Practicing Gratitude Helps Get Me Through the Holidays
There's so much expectation on everyone during the holidays; to spend money, eat food, make food, drink, be festive, be jolly, be happy, want to be happy, and so on. Being such a chaotic time of year, it's no surprise that people get anxious before, during, and after the holidays. Keeping a gratitude journal helps keep me grounded, especially during the holidays.
Gratitude Helps Relieve Holiday Feelings of Unrest and Melancholy
Like many of us, the last couple of years living with COVID has kept me from enjoying time spent with my family during the holidays. This year, while we reintroduce some cautious normalcy, I expected to feel excited with the prospect of gathering and merriment. Instead, I've had several days of melancholy.
Beyond the anxiety associated with the usual chaos I mentioned above, I should be feeling pleasant anticipation at sharing a meal with my adult kids and watching my grandbabies open their presents. But I'm not. Maybe it's COVID and its residual effect on my tender psyche that has me in a state of wary preparedness. I made plans, but I have to be ready to have those plans squashed by COVID, not to mention the booming cold, flu, and respiratory syncytial virus (RSV) in full swing, one of the latter three from which I am recovering.
I'm also feeling restless, like I need to be doing something, but I'm not sure what it is. Is it simply my generalized anxiety (GAD) doing what it can always be counted on to do; to stir the pot of unrest? This year there is the anticipation of holiday enjoyment that needs to be kept in check; all the while, your mind is telling you:
"Don't let yourself hope that this is going to actually happen."
I seem to be in a state of waiting for the metaphorical rug to be pulled out from under me.
Counting My Blessings Helps Me Get Through the Holidays
My mother, who passed in 2016, taught me from a very young age to always be grateful for what we have. Very specifically, to remember that even if (and when) we didn't have much, there was always something to count as a blessing.
Every day I give quiet thanks for the big blessings. First and foremost, I express gratitude for my wonderful family. Next, I give thanks for the blessing of privilege insomuch as I can afford shelter, food, and clothing. Beyond these big blessings and random thoughts of gratitude that often float through my mind, I recently committed to writing in a gratitude journal daily, which is helping me get through these days of odd melancholy.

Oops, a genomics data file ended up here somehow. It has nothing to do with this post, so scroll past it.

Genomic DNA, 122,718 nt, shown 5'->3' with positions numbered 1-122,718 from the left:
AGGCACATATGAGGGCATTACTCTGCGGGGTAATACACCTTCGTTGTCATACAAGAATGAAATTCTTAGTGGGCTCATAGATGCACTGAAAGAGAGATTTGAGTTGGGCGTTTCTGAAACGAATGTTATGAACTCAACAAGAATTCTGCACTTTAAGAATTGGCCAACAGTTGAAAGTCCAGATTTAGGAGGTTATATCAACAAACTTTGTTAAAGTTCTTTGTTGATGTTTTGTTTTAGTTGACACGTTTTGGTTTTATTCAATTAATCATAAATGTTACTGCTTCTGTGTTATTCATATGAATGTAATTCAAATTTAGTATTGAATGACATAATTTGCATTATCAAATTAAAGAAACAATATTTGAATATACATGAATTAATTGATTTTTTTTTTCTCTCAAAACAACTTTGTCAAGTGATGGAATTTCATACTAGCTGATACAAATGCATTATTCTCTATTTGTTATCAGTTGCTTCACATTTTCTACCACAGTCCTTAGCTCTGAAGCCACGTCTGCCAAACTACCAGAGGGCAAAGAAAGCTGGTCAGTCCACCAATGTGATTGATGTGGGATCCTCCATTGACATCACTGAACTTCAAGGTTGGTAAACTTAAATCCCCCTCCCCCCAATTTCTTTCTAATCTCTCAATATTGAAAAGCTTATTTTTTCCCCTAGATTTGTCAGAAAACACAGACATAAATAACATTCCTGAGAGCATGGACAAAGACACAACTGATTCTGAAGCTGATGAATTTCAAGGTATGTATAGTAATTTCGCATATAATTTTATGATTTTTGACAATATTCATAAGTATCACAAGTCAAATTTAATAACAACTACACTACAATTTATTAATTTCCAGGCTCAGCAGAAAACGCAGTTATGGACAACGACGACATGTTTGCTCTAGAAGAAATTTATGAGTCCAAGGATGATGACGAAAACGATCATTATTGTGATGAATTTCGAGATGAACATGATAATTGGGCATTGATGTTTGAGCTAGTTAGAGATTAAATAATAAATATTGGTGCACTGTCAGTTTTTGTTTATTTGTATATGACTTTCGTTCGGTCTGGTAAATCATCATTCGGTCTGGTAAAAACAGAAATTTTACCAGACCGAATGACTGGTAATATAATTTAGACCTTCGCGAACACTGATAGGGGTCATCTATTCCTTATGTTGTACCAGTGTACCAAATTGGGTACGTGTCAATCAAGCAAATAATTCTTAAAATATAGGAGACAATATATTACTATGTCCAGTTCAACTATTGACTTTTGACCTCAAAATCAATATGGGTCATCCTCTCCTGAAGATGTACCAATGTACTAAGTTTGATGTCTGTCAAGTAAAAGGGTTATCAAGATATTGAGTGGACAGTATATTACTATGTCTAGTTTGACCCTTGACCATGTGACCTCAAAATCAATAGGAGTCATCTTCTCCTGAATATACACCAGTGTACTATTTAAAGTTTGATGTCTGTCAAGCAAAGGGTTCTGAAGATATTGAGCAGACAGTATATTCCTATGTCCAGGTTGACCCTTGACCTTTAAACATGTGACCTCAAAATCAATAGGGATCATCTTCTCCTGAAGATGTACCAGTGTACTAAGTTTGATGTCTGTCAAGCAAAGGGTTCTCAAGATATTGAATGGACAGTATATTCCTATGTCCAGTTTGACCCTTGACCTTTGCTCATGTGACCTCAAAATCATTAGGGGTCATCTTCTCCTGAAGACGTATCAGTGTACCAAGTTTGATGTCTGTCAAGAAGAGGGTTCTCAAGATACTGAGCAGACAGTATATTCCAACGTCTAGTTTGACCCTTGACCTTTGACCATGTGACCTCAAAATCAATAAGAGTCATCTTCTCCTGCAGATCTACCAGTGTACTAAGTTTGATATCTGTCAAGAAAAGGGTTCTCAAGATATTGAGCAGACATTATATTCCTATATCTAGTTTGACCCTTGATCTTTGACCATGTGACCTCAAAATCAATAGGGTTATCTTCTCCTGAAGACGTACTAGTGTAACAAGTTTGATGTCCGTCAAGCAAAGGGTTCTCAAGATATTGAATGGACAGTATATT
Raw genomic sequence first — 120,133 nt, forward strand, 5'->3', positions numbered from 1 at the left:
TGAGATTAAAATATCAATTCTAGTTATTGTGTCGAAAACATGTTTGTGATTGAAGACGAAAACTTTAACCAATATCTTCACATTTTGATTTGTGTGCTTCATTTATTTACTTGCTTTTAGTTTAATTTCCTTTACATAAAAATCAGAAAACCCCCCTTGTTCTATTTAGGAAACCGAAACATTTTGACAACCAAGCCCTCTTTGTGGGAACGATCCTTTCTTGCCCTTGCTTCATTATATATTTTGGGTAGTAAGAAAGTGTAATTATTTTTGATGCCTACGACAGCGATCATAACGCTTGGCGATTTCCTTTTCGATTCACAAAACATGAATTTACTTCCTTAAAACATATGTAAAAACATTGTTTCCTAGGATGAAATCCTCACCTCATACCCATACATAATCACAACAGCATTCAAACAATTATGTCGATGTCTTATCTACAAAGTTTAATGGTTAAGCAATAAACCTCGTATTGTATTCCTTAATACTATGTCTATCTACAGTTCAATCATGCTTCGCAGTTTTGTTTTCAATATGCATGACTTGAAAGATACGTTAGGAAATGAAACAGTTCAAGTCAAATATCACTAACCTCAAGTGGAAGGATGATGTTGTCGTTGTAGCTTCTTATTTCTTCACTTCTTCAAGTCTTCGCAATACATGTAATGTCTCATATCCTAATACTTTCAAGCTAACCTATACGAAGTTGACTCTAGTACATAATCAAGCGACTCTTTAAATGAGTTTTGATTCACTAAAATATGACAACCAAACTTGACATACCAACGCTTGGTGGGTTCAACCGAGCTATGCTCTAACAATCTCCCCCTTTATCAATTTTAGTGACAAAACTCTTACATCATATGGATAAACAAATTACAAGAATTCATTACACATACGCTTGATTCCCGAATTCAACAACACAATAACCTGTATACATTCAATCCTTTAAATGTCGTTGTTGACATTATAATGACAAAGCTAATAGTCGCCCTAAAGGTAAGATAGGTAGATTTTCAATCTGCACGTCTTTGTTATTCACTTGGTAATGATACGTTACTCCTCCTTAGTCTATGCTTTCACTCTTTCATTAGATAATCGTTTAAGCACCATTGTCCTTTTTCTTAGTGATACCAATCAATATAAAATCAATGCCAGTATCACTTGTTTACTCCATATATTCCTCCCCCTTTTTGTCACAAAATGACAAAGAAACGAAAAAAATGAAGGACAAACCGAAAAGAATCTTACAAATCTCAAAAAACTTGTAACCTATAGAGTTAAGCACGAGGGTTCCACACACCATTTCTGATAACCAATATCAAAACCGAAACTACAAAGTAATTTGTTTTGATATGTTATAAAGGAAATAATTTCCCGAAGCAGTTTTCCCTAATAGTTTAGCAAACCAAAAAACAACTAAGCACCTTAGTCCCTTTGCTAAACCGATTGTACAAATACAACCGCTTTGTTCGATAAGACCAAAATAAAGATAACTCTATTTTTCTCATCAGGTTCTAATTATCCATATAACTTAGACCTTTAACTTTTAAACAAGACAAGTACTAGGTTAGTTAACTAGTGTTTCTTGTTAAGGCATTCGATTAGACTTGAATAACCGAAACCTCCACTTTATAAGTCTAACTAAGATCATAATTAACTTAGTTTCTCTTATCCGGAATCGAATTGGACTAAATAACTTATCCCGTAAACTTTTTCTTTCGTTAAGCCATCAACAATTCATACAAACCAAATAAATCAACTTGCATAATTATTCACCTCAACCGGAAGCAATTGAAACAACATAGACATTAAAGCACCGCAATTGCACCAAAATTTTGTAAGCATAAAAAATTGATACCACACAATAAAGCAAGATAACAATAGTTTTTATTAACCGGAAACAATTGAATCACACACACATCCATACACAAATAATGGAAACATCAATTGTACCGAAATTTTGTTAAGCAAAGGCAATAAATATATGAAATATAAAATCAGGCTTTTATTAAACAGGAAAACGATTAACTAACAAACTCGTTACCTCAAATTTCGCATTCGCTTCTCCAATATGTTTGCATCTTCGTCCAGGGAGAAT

Before I go to bed, I sit in my chair and list three things I am grateful for from the day. I reflect on the minutia of my day and list what stands out. Sometimes what I write is deep and thoughtful, like, "I'm grateful that I had no anxiety today," or "I'm grateful for the warm sun on my skin." Other times, I write silly things, like, "I'm grateful for the lead in this pencil so I can write in my gratitude journal," or "I'm glad I have enough tissues to blow my ever-running nose."
Writing out my daily blessings reminds me that I take so many things for granted in my life, even Kleenex and pencil lead. Taking what amounts to no more than five minutes a night to ruminate on and write out three blessings in my day helps me see how truly full my life is. Sure, some days suck, like recently, with my feelings of unrest and melancholy. On those days, I write something like:
"I'm grateful that I have family to make plans with."
"I'm grateful all the lights work on my Christmas tree."
"I'm grateful for movies that make me laugh (Vince Vaughn in Four Christmases)."
It's all about perspective. I'm grateful for my sweet mom, who, not surprisingly, was right all along.
Scott, L. (2022, December 22). Practicing Gratitude Helps Get Me Through the Holidays, HealthyPlace. Retrieved on 2024, March 1 from https://www.healthyplace.com/blogs/anxiety-schmanxiety/2022/12/practicing-gratitude-helps-get-me-through-the-holidays
Author: Liana M. Scott
As always, so very well expressed. Completely relatable. Love you ❤️